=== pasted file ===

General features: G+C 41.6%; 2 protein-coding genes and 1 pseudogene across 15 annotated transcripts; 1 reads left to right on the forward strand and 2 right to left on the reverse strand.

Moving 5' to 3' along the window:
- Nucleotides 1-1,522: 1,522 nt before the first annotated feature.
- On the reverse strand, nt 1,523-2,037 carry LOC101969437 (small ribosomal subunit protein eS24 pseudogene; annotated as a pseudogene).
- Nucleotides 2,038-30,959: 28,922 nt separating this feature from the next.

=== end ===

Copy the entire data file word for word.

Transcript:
General features: G+C 41.6%; 2 protein-coding genes and 1 pseudogene across 15 annotated transcripts; 1 reads left to right on the forward strand and 2 right to left on the reverse strand.

Moving 5' to 3' along the window:
- Nucleotides 1-1,522: 1,522 nt before the first annotated feature.
- On the reverse strand, nt 1,523-2,037 carry LOC101969437 (small ribosomal subunit protein eS24 pseudogene; annotated as a pseudogene).
- Nucleotides 2,038-30,959: 28,922 nt separating this feature from the next.